In the early 20th century, transillumination — shining a light through the tissue of interest — was employed as a diagnostic aid for conditions such as inflammation of the sinuses. Max Cutler, attending radiation therapist at the New York City Cancer Institute, wondered if the technique might find application in the differential diagnosis of breast tumours. He studied 176 breast lesions and in 1931 published his landmark findings in the Annals of Surgery, illustrating both normal tissues and solid tumours (see image at left), and concluded that transillumination was a simple procedure that could be of value for interpreting pathological conditions of the mammary gland.
It would be another thirty years before mammography — an X-ray of the breast — came into common use for the diagnosis of breast lesions. Transillumination of the breast, despite its safety (lack of ionizing radiation), ease of use and low cost, appeared to fall by the wayside. In the 1980s David Watmough, a medical physicist from Aberdeen in Scotland, invented a system that combined light with Doppler ultrasound for examining the female breast. The clinical results were published in the British Journal of Radiology but the system unfortunately had poor sensitivity when compared to mammography.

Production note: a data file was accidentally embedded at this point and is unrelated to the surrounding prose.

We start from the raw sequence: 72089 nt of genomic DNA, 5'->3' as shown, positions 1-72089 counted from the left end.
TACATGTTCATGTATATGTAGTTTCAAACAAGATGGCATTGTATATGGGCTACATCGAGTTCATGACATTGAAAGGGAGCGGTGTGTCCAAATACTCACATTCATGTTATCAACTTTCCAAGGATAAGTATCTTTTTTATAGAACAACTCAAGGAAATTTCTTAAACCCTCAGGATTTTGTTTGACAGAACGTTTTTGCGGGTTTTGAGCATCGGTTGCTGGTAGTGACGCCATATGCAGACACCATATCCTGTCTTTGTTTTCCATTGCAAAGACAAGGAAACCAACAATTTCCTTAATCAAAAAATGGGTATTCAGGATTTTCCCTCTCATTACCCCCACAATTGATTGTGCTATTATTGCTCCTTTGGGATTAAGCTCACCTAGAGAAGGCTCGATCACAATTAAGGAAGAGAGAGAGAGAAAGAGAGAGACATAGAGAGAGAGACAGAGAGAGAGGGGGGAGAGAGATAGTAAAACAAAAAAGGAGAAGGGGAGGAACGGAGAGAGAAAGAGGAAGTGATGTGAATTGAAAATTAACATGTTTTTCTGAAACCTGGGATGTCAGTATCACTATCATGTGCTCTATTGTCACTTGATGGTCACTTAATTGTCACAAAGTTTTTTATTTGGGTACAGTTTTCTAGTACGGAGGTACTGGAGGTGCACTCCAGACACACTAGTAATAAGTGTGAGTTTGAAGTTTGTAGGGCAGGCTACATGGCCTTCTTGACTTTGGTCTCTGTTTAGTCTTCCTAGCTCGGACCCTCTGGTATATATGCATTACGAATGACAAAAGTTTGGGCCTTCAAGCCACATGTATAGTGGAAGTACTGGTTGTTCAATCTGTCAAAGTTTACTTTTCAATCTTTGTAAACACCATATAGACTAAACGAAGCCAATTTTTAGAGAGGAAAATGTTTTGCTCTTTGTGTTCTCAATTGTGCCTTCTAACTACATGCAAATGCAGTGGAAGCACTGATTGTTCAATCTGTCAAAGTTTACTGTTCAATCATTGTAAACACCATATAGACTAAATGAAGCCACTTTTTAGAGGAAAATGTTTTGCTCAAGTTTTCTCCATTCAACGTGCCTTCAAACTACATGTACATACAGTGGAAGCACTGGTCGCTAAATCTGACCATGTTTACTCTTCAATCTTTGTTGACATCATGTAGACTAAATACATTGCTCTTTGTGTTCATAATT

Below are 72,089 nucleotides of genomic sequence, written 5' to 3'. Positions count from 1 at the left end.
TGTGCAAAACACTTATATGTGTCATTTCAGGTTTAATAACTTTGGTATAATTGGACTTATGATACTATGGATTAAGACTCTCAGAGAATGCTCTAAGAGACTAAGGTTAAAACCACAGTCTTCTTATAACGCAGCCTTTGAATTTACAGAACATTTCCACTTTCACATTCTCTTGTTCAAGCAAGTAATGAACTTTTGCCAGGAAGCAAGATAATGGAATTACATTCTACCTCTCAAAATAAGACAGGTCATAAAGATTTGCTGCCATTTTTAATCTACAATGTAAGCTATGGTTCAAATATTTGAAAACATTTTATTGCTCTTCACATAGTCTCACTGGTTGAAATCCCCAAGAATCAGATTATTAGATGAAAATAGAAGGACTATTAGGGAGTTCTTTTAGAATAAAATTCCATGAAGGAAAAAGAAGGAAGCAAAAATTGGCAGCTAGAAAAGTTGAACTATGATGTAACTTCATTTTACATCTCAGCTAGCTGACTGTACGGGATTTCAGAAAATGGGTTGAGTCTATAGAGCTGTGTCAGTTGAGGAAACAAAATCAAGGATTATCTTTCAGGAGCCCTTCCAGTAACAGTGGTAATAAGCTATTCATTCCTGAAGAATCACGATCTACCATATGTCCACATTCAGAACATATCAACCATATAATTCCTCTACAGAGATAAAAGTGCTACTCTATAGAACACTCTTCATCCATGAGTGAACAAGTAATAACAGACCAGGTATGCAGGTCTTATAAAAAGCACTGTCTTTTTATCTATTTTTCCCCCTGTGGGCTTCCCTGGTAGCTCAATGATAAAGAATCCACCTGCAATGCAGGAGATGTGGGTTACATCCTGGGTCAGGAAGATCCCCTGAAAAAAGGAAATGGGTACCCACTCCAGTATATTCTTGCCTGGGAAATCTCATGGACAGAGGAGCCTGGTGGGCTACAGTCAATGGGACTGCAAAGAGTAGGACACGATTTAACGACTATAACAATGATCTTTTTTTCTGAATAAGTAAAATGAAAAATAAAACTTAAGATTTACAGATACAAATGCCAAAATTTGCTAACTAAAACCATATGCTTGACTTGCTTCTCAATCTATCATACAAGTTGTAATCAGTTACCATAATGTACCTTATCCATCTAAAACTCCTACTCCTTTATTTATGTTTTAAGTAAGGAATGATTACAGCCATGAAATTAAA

More recently another group of enterprising Scots has brought out a consumer product called Breastlight™ that is being distributed via retail pharmacies throughout the UK and across Europe (see image below right). Breastlight costs just £130 and has been designed for women to use at home as part of their regular breast self-examination.
The company’s product literature quotes Dr Sarah Burnett, a consulting radiologist and breast cancer survivor, who says: “Using Breastlight may increase confidence in women’s breast assessment and their ability to communicate with their own doctors.” To its credit, the company does not claim that Breastlight is a substitute for mammography, but rather that it promotes “enlightened” breast awareness.
Emmanuel Elobu is a surgeon at the Mulago Hospital in Uganda who asked the question: Could breast transillumination (BT) be a viable alternative for screening in clinical settings with limited resources? He recruited 201 patients who underwent examination with both BT (using Breastlight) and mammography and recently published his results in Annals of African Surgery. Although BT had moderate sensitivity at 63% (compared to 74% for mammography), it had specificity of 90%, leading Elobu to conclude that although BT was not a substitute for mammography, it could be an option when resources were limited.